One of the refrains of the French presidential campaign was the suggestion by Nicolas Sarkozy that the French presidency is not an office for the “normal” man his challenger François Hollande claimed to be. Indeed, it’s fair to say that Hollande won despite, not because of, the reputation he had cultivated as Socialist party leader for the previous eleven years. (The cruel nickname “Flanby,” from the brand name of a quivering custard dessert, speaks volumes.) The French presidency, with its extraordinary powers reflecting the national emergency in which it was born, was expressly designed not for “normal” politicians, but for immense historical figures of the stature of Charles de Gaulle, the former general, leader of the French resistance and providential founder of the Fifth Republic.
Hollande had a different model in mind, however: François Mitterrand, who was president of France from 1982 until 1995—and the man who gave Hollande his start in politics by offering him a presidential staff position the year after graduating from the highly selective École Nationale d’Administration. After emulating Mitterrand’s rhetorical style on the campaign trail, Hollande in his first days in office has taken another leaf from Mitterrand’s book, imposing his own cautious stamp on the complexion of the new government.
IN MANY RESPECTS Mitterrand is not at all an obvious model for the Socialist candidate of 2012. The two men were cut from very different cloth. Mitterrand saw himself (plausibly, if not without exaggeration) as an aesthete, a literary stylist, a philosopher of history, and a man acutely aware of his own historical standing. (Of course, at the time he was elected 1981, the mere fact of a leftist winning power and inviting Communists to join his government was considered an historical achievement.) Hollande, by contrast, had attended business school before turning to public life. He was a pragmatist with a head for economics, a subject that Mitterrand not only detested but also distrusted.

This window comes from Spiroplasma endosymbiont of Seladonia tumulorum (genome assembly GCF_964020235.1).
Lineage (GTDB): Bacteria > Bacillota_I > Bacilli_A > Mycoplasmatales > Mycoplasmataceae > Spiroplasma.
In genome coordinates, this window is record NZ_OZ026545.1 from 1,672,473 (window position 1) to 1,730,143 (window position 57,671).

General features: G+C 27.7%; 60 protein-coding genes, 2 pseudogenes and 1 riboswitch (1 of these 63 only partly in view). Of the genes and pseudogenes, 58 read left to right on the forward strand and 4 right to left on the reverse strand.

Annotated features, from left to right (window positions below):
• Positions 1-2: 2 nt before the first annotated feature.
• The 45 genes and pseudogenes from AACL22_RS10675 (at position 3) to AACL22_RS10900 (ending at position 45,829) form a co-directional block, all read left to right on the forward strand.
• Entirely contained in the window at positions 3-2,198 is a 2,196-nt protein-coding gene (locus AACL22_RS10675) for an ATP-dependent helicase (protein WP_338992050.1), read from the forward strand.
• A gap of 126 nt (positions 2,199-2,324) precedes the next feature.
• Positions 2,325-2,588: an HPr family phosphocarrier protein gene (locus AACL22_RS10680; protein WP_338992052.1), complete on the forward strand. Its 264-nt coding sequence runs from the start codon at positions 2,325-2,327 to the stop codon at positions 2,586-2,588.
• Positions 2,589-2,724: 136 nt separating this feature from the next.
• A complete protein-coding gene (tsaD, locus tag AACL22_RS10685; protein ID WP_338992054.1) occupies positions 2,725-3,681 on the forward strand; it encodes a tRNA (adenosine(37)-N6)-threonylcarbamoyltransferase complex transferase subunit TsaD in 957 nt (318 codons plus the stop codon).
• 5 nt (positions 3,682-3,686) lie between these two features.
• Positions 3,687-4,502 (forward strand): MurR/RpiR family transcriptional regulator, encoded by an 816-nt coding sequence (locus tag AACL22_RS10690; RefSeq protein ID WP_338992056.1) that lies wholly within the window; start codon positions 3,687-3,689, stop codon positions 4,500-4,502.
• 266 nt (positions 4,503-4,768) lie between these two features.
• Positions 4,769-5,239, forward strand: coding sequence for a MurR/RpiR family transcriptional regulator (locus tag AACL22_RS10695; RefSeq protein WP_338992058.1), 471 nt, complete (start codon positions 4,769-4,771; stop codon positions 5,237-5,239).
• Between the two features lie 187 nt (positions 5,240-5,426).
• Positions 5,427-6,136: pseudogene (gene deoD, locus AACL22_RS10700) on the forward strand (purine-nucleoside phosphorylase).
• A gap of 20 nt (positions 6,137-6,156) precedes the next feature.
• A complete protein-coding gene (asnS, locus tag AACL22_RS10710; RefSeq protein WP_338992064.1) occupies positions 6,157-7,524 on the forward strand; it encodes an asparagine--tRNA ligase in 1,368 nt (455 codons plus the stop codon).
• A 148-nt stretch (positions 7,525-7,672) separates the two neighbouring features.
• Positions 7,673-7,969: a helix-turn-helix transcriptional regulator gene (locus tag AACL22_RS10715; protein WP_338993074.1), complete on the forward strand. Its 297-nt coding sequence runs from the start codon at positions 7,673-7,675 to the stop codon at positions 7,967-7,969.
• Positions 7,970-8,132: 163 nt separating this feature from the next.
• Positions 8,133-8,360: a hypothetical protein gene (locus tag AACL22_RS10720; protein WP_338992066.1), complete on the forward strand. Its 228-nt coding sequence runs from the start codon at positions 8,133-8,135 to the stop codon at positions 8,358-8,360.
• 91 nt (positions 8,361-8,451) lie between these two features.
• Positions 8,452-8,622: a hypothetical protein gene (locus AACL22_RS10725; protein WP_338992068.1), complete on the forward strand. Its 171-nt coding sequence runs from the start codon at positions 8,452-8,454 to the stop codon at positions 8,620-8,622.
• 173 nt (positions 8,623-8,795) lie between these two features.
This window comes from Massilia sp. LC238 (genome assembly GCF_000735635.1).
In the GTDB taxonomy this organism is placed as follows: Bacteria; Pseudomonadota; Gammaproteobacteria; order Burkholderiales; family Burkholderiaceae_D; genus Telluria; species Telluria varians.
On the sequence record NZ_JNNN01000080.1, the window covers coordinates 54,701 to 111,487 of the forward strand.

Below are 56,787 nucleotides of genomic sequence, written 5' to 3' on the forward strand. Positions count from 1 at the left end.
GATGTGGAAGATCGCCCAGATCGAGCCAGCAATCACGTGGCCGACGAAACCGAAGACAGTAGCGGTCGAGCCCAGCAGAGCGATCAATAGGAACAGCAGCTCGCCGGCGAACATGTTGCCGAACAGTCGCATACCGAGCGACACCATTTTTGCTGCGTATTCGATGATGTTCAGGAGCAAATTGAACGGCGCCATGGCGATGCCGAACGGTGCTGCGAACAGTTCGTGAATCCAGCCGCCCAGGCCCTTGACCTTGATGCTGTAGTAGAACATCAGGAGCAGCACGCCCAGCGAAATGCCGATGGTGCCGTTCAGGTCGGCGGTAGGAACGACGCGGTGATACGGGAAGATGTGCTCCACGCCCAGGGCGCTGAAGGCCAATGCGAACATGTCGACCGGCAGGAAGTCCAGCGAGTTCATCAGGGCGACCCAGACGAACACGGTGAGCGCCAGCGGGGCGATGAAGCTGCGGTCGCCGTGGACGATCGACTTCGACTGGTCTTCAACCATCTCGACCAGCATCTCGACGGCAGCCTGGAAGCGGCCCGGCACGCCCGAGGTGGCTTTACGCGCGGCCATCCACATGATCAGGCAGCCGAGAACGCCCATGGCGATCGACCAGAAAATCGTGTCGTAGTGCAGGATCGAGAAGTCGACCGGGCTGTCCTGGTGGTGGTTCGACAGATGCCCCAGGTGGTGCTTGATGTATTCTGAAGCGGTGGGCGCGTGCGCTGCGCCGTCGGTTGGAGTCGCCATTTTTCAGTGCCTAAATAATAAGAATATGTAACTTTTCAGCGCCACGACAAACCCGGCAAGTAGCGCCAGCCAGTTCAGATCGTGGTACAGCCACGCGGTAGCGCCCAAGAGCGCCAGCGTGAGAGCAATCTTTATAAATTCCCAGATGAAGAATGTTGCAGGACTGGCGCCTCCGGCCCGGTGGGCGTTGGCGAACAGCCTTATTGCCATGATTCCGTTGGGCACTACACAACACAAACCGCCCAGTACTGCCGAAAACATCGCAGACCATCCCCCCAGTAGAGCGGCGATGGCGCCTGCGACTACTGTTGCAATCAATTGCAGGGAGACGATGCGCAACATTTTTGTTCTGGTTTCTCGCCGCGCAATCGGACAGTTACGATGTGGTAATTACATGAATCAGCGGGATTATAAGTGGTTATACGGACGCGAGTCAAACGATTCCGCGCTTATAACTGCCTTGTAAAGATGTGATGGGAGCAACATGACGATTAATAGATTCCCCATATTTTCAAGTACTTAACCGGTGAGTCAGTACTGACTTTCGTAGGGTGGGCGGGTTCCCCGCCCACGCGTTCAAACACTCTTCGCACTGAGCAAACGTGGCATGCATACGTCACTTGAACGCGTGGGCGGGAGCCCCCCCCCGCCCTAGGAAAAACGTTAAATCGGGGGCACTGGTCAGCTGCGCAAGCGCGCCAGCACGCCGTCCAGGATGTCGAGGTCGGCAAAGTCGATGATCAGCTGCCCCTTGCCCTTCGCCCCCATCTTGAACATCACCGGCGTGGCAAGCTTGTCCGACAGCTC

Moreover, by the time he left office, Mitterrand’s reputation was quite tarnished, not least among his own party. His tenure was marred by several notable scandals, and a book published in his final year in power revealed the previously unknown fact that he had received a medal from Marshal Pétain. (To be sure, he had also worked for the Resistance, but the concealment of his Vichyite past tarnished his reputation.) When his anointed successor, Lionel Jospin, ran (unsuccessfully) for the presidency in 1995, he invoked a droit d’inventaire with regard to Mitterrand’s legacy—a right to pick and choose which aspects of the Mitterrand presidency should form the basis of future policy.
Still, Mitterrand’s presidency imparted one lesson that Hollande seems eager to heed. It can be stated in a word: Caution! Mitterrand’s first two years in office ended in debacle. Having unified the habitually warring Socialists and Communists around a bold “Common Program” of nationalizations, a higher minimum wage, a shorter work week, more generous social spending, and a tax on wealth, he quickly faced resistance. “Socialism in one country” was not in the cards two years after Margaret Thatcher had begun turning Britain upside down and five months after Ronald Reagan arrived in Washington with guns blazing. By 1983 Mitterrand was therefore forced to beat an ignominious retreat. To characterize the turn in Socialist policy at that juncture, the newspapers chose a word that is once again resounding across the continent: rigueur—French for austerity.